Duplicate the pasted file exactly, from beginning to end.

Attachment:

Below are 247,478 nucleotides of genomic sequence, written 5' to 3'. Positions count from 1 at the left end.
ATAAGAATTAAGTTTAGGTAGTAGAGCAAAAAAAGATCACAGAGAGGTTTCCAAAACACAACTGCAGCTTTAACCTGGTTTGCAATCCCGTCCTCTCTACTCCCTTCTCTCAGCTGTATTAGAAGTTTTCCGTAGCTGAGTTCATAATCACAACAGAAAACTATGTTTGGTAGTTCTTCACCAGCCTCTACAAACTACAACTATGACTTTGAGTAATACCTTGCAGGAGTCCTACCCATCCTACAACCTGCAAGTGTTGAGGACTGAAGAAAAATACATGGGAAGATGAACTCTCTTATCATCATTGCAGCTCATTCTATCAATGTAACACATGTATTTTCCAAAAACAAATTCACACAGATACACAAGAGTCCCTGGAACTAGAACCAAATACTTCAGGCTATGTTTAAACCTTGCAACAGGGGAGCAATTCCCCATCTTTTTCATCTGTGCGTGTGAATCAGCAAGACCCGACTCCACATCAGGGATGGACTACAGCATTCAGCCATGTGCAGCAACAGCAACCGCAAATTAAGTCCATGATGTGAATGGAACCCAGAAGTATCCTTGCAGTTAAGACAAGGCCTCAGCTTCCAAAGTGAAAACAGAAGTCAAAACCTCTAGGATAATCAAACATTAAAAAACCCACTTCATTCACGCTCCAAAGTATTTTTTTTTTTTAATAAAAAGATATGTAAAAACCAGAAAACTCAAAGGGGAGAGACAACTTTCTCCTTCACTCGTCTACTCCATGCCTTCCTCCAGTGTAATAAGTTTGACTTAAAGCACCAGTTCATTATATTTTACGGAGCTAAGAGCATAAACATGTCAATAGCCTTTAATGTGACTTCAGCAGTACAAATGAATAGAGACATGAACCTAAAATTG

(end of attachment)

Below are 247,478 nucleotides of genomic sequence, written 5' to 3'. Positions count from 1 at the left end.
ATAAGAATTAAGTTTAGGTAGTAGAGCAAAAAAAGATCACAGAGAGGTTTCCAAAACACAACTGCAGCTTTAACCTGGTTTGCAATCCCGTCCTCTCTACTCCCTTCTCTCAGCTGTATTAGAAGTTTTCCGTAGCTGAGTTCATAATCACAACAGAAAACTATGTTTGGTAGTTCTTCACCAGCCTCTACAAACTACAACTATGACTTTGAGTAATACCTTGCAGGAGTCCTACCCATCCTACAACCTGCAAGTGTTGAGGACTGAAGAAAAATACATGGGAAGATGAACTCTCTTATCATCATTGCAGCTCATTCTATCAATGTAACACATGTATTTTCCAAAAACAAATTCACACAGATACACAAGAGTCCCTGGAACTAGAACCAAATACTTCAGGCTATGTTTAAACCTTGCAACAGGGGAGCAATTCCCCATCTTTTTCATCTGTGCGTGTGAATCAGCAAGACCCGACTCCACATCAGGGATGGACTACAGCATTCAGCCATGTGCAGCAACAGCAACCGCAAATTAAGTCCATGATGTGAATGGAACCCAGAAGTATCCTTGCAGTTAAGACAAGGCCTCAGCTTCCAAAGTGAAAACAGAAGTCAAAACCTCTAGGATAATCAAACATTAAAAAACCCACTTCATTCACGCTCCAAAGTATTTTTTTTTTTTAATAAAAAGATATGTAAAAACCAGAAAACTCAAAGGGGAGAGACAACTTTCTCCTTCACTCGTCTACTCCATGCCTTCCTCCAGTGTAATAAGTTTGACTTAAAGCACCAGTTCATTATATTTTACGGAGCTAAGAGCATAAACATGTCAATAGCCTTTAATGTGACTTCAGCAGTACAAATGAATAGAGACATGAACCTAAAATTG